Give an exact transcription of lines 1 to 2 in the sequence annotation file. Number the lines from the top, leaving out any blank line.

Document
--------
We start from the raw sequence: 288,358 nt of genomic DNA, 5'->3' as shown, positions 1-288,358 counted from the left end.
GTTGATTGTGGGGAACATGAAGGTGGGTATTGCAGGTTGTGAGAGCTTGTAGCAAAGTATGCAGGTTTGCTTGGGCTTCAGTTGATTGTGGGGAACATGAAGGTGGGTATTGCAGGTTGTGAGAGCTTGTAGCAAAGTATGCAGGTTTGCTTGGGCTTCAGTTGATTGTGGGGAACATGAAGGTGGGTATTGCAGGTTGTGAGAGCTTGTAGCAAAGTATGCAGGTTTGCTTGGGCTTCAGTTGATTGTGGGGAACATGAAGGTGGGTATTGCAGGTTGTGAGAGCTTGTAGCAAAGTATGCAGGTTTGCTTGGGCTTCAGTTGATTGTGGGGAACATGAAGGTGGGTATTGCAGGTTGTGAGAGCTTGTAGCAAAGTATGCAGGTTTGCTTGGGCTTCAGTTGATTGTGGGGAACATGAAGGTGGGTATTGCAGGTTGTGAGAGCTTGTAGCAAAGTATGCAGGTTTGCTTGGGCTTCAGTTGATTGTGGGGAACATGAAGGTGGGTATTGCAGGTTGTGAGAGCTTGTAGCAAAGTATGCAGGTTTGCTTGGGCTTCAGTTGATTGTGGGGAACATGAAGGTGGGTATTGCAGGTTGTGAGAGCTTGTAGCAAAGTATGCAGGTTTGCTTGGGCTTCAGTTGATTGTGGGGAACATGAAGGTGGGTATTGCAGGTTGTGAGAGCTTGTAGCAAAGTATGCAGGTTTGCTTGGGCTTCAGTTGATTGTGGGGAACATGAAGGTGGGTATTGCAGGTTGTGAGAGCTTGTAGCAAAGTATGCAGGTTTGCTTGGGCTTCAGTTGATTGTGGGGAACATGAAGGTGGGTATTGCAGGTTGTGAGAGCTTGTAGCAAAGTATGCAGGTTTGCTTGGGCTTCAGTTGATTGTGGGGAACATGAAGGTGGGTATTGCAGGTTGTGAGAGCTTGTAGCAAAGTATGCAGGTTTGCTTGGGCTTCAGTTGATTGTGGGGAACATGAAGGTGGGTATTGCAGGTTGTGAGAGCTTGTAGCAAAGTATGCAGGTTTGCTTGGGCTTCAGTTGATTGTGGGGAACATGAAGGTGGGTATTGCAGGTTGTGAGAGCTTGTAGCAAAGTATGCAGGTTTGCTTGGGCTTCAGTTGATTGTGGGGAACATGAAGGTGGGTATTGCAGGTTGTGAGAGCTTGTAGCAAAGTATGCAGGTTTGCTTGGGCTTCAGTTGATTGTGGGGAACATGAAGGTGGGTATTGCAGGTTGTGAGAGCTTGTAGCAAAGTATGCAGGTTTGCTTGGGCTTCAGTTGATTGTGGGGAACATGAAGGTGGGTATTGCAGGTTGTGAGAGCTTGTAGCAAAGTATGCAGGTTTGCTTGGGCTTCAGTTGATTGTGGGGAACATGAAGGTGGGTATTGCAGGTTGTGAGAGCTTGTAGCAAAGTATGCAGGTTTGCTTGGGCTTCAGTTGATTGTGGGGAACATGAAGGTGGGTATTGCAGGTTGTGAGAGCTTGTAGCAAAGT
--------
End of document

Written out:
We start from the raw sequence: 288,358 nt of genomic DNA, 5'->3' as shown, positions 1-288,358 counted from the left end.
GTTGATTGTGGGGAACATGAAGGTGGGTATTGCAGGTTGTGAGAGCTTGTAGCAAAGTATGCAGGTTTGCTTGGGCTTCAGTTGATTGTGGGGAACATGAAGGTGGGTATTGCAGGTTGTGAGAGCTTGTAGCAAAGTATGCAGGTTTGCTTGGGCTTCAGTTGATTGTGGGGAACATGAAGGTGGGTATTGCAGGTTGTGAGAGCTTGTAGCAAAGTATGCAGGTTTGCTTGGGCTTCAGTTGATTGTGGGGAACATGAAGGTGGGTATTGCAGGTTGTGAGAGCTTGTAGCAAAGTATGCAGGTTTGCTTGGGCTTCAGTTGATTGTGGGGAACATGAAGGTGGGTATTGCAGGTTGTGAGAGCTTGTAGCAAAGTATGCAGGTTTGCTTGGGCTTCAGTTGATTGTGGGGAACATGAAGGTGGGTATTGCAGGTTGTGAGAGCTTGTAGCAAAGTATGCAGGTTTGCTTGGGCTTCAGTTGATTGTGGGGAACATGAAGGTGGGTATTGCAGGTTGTGAGAGCTTGTAGCAAAGTATGCAGGTTTGCTTGGGCTTCAGTTGATTGTGGGGAACATGAAGGTGGGTATTGCAGGTTGTGAGAGCTTGTAGCAAAGTATGCAGGTTTGCTTGGGCTTCAGTTGATTGTGGGGAACATGAAGGTGGGTATTGCAGGTTGTGAGAGCTTGTAGCAAAGTATGCAGGTTTGCTTGGGCTTCAGTTGATTGTGGGGAACATGAAGGTGGGTATTGCAGGTTGTGAGAGCTTGTAGCAAAGTATGCAGGTTTGCTTGGGCTTCAGTTGATTGTGGGGAACATGAAGGTGGGTATTGCAGGTTGTGAGAGCTTGTAGCAAAGTATGCAGGTTTGCTTGGGCTTCAGTTGATTGTGGGGAACATGAAGGTGGGTATTGCAGGTTGTGAGAGCTTGTAGCAAAGTATGCAGGTTTGCTTGGGCTTCAGTTGATTGTGGGGAACATGAAGGTGGGTATTGCAGGTTGTGAGAGCTTGTAGCAAAGTATGCAGGTTTGCTTGGGCTTCAGTTGATTGTGGGGAACATGAAGGTGGGTATTGCAGGTTGTGAGAGCTTGTAGCAAAGTATGCAGGTTTGCTTGGGCTTCAGTTGATTGTGGGGAACATGAAGGTGGGTATTGCAGGTTGTGAGAGCTTGTAGCAAAGTATGCAGGTTTGCTTGGGCTTCAGTTGATTGTGGGGAACATGAAGGTGGGTATTGCAGGTTGTGAGAGCTTGTAGCAAAGTATGCAGGTTTGCTTGGGCTTCAGTTGATTGTGGGGAACATGAAGGTGGGTATTGCAGGTTGTGAGAGCTTGTAGCAAAGTATGCAGGTTTGCTTGGGCTTCAGTTGATTGTGGGGAACATGAAGGTGGGTATTGCAGGTTGTGAGAGCTTGTAGCAAAGTATGCAGGTTTGCTTGGGCTTCAGTTGATTGTGGGGAACATGAAGGTGGGTATTGCAGGTTGTGAGAGCTTGTAGCAAAGT